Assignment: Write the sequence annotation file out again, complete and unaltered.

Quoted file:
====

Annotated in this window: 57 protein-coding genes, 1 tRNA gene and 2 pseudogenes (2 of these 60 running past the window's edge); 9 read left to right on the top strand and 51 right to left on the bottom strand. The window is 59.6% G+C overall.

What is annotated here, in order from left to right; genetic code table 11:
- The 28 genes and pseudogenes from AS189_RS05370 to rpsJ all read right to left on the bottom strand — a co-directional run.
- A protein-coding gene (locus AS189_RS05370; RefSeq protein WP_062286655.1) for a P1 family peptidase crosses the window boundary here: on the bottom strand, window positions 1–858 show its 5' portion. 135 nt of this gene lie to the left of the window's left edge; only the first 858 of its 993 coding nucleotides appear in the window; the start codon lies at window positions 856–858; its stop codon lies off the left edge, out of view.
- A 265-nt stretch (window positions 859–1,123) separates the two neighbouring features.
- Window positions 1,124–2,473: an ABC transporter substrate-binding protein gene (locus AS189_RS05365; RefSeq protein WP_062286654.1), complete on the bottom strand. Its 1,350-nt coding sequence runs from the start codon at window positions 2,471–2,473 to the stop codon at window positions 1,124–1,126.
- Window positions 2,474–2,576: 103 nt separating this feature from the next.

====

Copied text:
Annotated in this window: 57 protein-coding genes, 1 tRNA gene and 2 pseudogenes (2 of these 60 running past the window's edge); 9 read left to right on the top strand and 51 right to left on the bottom strand. The window is 59.6% G+C overall.

What is annotated here, in order from left to right; genetic code table 11:
- The 28 genes and pseudogenes from AS189_RS05370 to rpsJ all read right to left on the bottom strand — a co-directional run.
- A protein-coding gene (locus AS189_RS05370; RefSeq protein WP_062286655.1) for a P1 family peptidase crosses the window boundary here: on the bottom strand, window positions 1–858 show its 5' portion. 135 nt of this gene lie to the left of the window's left edge; only the first 858 of its 993 coding nucleotides appear in the window; the start codon lies at window positions 856–858; its stop codon lies off the left edge, out of view.
- A 265-nt stretch (window positions 859–1,123) separates the two neighbouring features.
- Window positions 1,124–2,473: an ABC transporter substrate-binding protein gene (locus AS189_RS05365; RefSeq protein WP_062286654.1), complete on the bottom strand. Its 1,350-nt coding sequence runs from the start codon at window positions 2,471–2,473 to the stop codon at window positions 1,124–1,126.
- Window positions 2,474–2,576: 103 nt separating this feature from the next.